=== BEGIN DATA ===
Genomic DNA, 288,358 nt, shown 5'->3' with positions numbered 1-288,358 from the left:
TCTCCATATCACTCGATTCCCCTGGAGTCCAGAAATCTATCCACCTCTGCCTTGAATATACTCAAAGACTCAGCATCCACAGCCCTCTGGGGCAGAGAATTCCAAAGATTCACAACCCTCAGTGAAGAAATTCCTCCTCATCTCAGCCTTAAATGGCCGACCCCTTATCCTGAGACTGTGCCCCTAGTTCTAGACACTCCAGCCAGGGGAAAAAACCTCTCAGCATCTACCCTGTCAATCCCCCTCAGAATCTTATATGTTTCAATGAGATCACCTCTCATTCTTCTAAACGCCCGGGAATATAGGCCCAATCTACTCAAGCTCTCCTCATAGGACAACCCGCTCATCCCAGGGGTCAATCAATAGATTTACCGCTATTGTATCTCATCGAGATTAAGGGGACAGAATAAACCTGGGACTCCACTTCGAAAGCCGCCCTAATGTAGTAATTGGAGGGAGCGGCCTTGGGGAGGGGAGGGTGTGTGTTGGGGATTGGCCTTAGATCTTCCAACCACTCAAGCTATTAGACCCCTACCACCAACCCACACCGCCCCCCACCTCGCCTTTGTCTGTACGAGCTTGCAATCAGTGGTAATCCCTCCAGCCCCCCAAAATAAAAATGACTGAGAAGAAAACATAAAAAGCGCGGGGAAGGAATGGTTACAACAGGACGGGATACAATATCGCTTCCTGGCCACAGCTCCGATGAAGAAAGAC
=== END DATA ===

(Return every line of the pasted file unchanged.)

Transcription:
Genomic DNA, 288,358 nt, shown 5'->3' with positions numbered 1-288,358 from the left:
TCTCCATATCACTCGATTCCCCTGGAGTCCAGAAATCTATCCACCTCTGCCTTGAATATACTCAAAGACTCAGCATCCACAGCCCTCTGGGGCAGAGAATTCCAAAGATTCACAACCCTCAGTGAAGAAATTCCTCCTCATCTCAGCCTTAAATGGCCGACCCCTTATCCTGAGACTGTGCCCCTAGTTCTAGACACTCCAGCCAGGGGAAAAAACCTCTCAGCATCTACCCTGTCAATCCCCCTCAGAATCTTATATGTTTCAATGAGATCACCTCTCATTCTTCTAAACGCCCGGGAATATAGGCCCAATCTACTCAAGCTCTCCTCATAGGACAACCCGCTCATCCCAGGGGTCAATCAATAGATTTACCGCTATTGTATCTCATCGAGATTAAGGGGACAGAATAAACCTGGGACTCCACTTCGAAAGCCGCCCTAATGTAGTAATTGGAGGGAGCGGCCTTGGGGAGGGGAGGGTGTGTGTTGGGGATTGGCCTTAGATCTTCCAACCACTCAAGCTATTAGACCCCTACCACCAACCCACACCGCCCCCCACCTCGCCTTTGTCTGTACGAGCTTGCAATCAGTGGTAATCCCTCCAGCCCCCCAAAATAAAAATGACTGAGAAGAAAACATAAAAAGCGCGGGGAAGGAATGGTTACAACAGGACGGGATACAATATCGCTTCCTGGCCACAGCTCCGATGAAGAAAGAC